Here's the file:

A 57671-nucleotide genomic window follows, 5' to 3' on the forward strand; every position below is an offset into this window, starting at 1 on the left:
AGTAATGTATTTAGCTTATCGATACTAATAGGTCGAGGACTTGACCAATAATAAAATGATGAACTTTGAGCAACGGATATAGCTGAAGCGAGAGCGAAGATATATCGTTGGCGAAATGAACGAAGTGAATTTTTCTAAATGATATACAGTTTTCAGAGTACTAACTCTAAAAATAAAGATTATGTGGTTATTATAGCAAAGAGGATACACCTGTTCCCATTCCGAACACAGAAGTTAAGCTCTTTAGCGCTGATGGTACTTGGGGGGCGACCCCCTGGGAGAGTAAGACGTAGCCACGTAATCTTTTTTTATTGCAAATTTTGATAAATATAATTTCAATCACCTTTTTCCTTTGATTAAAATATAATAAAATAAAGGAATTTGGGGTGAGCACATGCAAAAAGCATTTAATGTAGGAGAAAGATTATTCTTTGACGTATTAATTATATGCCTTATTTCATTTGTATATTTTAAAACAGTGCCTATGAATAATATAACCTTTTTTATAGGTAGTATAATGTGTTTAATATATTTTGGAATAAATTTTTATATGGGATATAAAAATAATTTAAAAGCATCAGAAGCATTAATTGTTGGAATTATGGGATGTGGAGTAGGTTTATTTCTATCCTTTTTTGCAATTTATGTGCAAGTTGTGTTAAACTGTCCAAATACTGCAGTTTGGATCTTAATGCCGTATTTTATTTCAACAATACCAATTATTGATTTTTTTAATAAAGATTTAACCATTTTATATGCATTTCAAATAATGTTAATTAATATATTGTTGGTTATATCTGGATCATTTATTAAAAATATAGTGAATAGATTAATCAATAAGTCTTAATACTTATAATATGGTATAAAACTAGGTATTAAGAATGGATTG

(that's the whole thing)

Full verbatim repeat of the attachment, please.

A 57671-nucleotide genomic window follows, 5' to 3' on the forward strand; every position below is an offset into this window, starting at 1 on the left:
AGTAATGTATTTAGCTTATCGATACTAATAGGTCGAGGACTTGACCAATAATAAAATGATGAACTTTGAGCAACGGATATAGCTGAAGCGAGAGCGAAGATATATCGTTGGCGAAATGAACGAAGTGAATTTTTCTAAATGATATACAGTTTTCAGAGTACTAACTCTAAAAATAAAGATTATGTGGTTATTATAGCAAAGAGGATACACCTGTTCCCATTCCGAACACAGAAGTTAAGCTCTTTAGCGCTGATGGTACTTGGGGGGCGACCCCCTGGGAGAGTAAGACGTAGCCACGTAATCTTTTTTTATTGCAAATTTTGATAAATATAATTTCAATCACCTTTTTCCTTTGATTAAAATATAATAAAATAAAGGAATTTGGGGTGAGCACATGCAAAAAGCATTTAATGTAGGAGAAAGATTATTCTTTGACGTATTAATTATATGCCTTATTTCATTTGTATATTTTAAAACAGTGCCTATGAATAATATAACCTTTTTTATAGGTAGTATAATGTGTTTAATATATTTTGGAATAAATTTTTATATGGGATATAAAAATAATTTAAAAGCATCAGAAGCATTAATTGTTGGAATTATGGGATGTGGAGTAGGTTTATTTCTATCCTTTTTTGCAATTTATGTGCAAGTTGTGTTAAACTGTCCAAATACTGCAGTTTGGATCTTAATGCCGTATTTTATTTCAACAATACCAATTATTGATTTTTTTAATAAAGATTTAACCATTTTATATGCATTTCAAATAATGTTAATTAATATATTGTTGGTTATATCTGGATCATTTATTAAAAATATAGTGAATAGATTAATCAATAAGTCTTAATACTTATAATATGGTATAAAACTAGGTATTAAGAATGGATTG